Sempra Energy executives on Friday made it clear they are seeking 100% ownership of bankruptcy-bound Energy Future Holdings Corp. (EFH), and they are ready for any scrutiny of the mega-transaction by Texas regulators.

During a conference call to discuss the transaction, CEO Debra Reed and CFO Jeff Martin laid out the rationale for spending $9.45 billion to buy Texas utility giant Oncor Electric Delivery Co.’s holding company.

The executives were asked about a potential deal-breaker when the transaction is scrutinized by the Texas Public Utilities Commission. An open hearing before the commission is scheduled Thursday (Aug. 31).

Reed downplayed the concern, noting that Sempra’s two California-based utilities, San Diego Gas and Electric Co. and Southern California Gas Co., already operate under similar stringent regulatory requirements.

“Some of the requirements the regulators have put on [Oncor] are not at all unreasonable,” Reed said.

Reed and Martin brushed aside any skepticism of the deal by emphasizing that longer term, Oncor would contribute to earnings growth, value and higher credit ratings. The Texas assets also fit strategically, they said, with the existing California utilities, and the Gulf Coast/Mexico natural gas assets, which include pipelines, storage and liquefied natural gas (LNG).

“Oncor has the same attributes that we value in our other businesses,” Reed said.

With an initial 60% stake in Oncor that could be increased longer term, Sempra plans to keep the Dallas headquarters and invest up to $7.5 billion in its distribution and transmission network over five years, Reed said. The acquisition also is expected to nearly double its rate base of $12.8 billion by adding Oncor’s $11 billion.

“We expect Oncor’s credit rating profile to improve with our conservative financing under the reorganized holding company,” said Reed.

Martin predicted that the transaction would improve Sempra’s overall risk profile by improving its share of utility-based earnings. Oncor longer term is expected to add 15-25 cents/share to earnings, he said.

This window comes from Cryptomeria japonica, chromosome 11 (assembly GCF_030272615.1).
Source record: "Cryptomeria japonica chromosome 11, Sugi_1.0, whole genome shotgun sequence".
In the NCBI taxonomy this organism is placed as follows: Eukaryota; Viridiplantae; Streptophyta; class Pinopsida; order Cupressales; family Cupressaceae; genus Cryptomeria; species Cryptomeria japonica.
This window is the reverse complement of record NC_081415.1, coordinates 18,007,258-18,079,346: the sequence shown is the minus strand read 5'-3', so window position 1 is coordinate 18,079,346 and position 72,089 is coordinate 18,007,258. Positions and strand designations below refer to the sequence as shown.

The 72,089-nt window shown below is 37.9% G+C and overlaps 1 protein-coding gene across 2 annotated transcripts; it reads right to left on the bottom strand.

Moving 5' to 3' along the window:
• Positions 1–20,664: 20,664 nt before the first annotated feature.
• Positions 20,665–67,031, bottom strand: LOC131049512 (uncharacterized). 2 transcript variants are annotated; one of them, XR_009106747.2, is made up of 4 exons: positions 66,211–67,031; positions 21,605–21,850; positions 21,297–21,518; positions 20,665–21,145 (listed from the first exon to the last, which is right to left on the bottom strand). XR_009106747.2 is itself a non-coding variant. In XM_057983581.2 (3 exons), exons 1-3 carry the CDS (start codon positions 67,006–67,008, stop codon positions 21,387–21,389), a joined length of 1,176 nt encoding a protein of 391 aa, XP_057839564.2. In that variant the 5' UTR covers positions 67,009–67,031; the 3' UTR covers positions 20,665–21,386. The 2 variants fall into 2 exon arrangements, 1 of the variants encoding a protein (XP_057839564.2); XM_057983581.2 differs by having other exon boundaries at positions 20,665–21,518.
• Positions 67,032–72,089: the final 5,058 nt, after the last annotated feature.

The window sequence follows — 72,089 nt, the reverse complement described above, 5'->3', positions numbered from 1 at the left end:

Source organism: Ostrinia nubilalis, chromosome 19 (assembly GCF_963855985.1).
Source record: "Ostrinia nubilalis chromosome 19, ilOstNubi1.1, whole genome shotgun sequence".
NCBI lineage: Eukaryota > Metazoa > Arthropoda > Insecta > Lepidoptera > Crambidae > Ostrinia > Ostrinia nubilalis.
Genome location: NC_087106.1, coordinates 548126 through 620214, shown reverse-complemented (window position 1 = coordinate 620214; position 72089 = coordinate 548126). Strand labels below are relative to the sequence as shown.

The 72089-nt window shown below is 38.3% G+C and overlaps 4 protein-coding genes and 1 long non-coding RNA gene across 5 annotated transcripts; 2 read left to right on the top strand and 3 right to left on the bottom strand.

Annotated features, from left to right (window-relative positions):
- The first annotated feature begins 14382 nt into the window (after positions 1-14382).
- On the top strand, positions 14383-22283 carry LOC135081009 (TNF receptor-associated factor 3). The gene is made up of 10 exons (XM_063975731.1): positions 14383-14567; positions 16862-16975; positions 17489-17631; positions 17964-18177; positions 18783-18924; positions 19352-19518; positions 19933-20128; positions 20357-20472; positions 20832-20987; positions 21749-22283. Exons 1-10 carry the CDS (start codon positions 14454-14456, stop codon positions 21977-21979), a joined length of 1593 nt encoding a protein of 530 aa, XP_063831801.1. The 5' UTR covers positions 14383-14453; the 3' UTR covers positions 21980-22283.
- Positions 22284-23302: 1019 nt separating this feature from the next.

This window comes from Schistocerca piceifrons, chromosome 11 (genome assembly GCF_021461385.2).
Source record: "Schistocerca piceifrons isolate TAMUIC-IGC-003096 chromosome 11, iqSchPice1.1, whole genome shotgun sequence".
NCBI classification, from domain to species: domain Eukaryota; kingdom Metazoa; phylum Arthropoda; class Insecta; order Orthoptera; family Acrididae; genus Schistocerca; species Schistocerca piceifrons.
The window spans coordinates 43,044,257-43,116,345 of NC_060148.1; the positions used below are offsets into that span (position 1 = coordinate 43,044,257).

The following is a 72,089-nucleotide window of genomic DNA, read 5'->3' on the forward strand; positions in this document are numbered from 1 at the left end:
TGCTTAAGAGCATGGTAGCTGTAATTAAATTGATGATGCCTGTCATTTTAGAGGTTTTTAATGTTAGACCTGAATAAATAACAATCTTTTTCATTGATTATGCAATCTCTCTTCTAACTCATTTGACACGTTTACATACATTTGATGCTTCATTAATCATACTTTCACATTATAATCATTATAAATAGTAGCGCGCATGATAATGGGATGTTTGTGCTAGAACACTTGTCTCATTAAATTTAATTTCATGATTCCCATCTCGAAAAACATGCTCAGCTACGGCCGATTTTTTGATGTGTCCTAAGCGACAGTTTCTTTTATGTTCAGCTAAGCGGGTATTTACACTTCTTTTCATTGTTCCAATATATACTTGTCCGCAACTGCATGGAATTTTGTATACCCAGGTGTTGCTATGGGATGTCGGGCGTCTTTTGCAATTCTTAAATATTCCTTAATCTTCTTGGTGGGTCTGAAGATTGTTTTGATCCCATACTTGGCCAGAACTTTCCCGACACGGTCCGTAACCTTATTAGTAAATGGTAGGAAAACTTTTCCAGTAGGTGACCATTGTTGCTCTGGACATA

Martin said only Moody’s Investors Service is expected to downgrade Sempra when the transaction closes next year; other credit ratings agencies are expected to maintain current ratings. When the transaction was unveiled last Monday, Moody’s analysts said “when the transaction becomes more assured, Sempra’s rating and/or outlook would likely be negatively affected.”

“All the other ratings will remain unchanged,” said Martin.

Reed and Martin also outlined a schedule for the rest of this year that includes a Sept. 6 bankruptcy court hearing regarding Sempra’s plans of moving forward, and for lining up equity investors in buying the 40% remaining of the holding company over the next two months. Those third-party investors are expected to include infrastructure funds and pension funds, according to Reed.

“Our long-term goal is to own 100% of the EFH, so initially this will be a step transaction for us” to get investors for the remaining 40% stake,” Martin said. “As we attract those third-party investors, we will do so in a way we could call in the equity at future points in time.”

Sempra initially said when unveiling the transaction that Oncor funding would come from a combination of debt, third-party equity and $3 billion of expected investment-grade debt at the reorganized EFH. Sempra has already obtained financing commitments from RBC Capital Markets and Morgan Stanley.